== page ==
England were very much in ascendancy at the beginning. They had the lead, and they could sit back contently. Indeed, they let Italy keep the ball for long periods, but the defensive organisation was meticulous. Italy had the ball at their feet, but no way to get past the defensive line. There was one standout moment for Italy, when Chiesa skipped past Rice and unleashed a shot that went just wide of Pickford's near post. That was about as good as it got for the Azurri. At the end of the first half, England could be happy with a job well done, leaving Italy with some headaches.
Euro 2020 final: Italian resurgence
England sat back and defended well after Shaw's goal. They had no issue with letting Italy keep the ball at their feet for long periods. Unfortunately, time is what Jorginho and Marco Veratti wanted. The midfield duo began controlling the game as time passed. They dictated the game from deep, and Italy began to create chances.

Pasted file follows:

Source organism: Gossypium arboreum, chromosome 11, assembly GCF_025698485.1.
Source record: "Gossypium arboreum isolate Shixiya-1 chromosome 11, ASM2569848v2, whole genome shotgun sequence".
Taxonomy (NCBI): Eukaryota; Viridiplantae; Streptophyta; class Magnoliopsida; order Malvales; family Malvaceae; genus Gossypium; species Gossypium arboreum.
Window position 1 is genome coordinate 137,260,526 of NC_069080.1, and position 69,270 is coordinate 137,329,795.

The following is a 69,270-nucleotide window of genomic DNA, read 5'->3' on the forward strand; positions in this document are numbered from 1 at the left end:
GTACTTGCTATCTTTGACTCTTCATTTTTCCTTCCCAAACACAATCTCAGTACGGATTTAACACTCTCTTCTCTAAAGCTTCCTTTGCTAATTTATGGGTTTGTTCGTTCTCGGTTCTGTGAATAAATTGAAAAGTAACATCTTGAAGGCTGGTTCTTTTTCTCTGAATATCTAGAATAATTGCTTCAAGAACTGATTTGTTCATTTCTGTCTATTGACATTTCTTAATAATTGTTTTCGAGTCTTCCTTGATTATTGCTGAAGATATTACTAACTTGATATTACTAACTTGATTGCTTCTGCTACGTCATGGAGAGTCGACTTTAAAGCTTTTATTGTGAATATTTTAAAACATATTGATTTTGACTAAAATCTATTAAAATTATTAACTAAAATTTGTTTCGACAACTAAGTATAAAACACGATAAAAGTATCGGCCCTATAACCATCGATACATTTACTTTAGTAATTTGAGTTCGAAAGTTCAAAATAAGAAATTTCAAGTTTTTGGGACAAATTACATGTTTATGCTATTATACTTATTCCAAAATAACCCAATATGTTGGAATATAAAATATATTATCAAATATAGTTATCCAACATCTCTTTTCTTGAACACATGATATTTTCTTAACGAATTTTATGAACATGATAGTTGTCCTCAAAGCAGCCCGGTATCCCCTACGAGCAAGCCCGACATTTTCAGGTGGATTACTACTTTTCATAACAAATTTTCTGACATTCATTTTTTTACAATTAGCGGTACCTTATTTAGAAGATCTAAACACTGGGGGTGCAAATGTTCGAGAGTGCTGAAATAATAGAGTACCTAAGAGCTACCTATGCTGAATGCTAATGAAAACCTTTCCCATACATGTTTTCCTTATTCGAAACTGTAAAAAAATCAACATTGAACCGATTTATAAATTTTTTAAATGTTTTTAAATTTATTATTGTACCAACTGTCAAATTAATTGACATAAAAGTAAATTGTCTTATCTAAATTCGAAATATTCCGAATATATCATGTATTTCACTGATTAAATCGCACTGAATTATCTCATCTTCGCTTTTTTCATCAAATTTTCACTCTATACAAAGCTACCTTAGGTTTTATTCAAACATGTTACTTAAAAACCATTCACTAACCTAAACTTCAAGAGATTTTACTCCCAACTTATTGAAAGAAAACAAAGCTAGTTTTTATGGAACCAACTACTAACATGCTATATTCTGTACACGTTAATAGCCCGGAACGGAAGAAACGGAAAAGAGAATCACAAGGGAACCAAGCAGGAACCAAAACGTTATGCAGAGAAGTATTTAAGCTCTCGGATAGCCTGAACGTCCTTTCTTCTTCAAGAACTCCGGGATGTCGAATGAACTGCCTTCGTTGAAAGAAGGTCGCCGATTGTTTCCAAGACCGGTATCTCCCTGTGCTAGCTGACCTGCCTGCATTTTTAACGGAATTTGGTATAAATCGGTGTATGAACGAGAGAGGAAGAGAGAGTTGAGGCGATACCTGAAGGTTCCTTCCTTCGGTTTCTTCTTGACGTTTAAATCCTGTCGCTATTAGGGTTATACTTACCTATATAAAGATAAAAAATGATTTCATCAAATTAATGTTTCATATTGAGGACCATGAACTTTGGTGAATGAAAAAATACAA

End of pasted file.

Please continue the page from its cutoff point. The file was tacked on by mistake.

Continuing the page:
The deeper England sat, the more space Veratti and Jorginho had. Rice and Phillips became passengers, and the home side started to make more rushed clearances. At some point, hence, the dam had to break. It arrived from a corner. Pickford turned Veratti's header on to the post, but Bonucci turned in the rebound.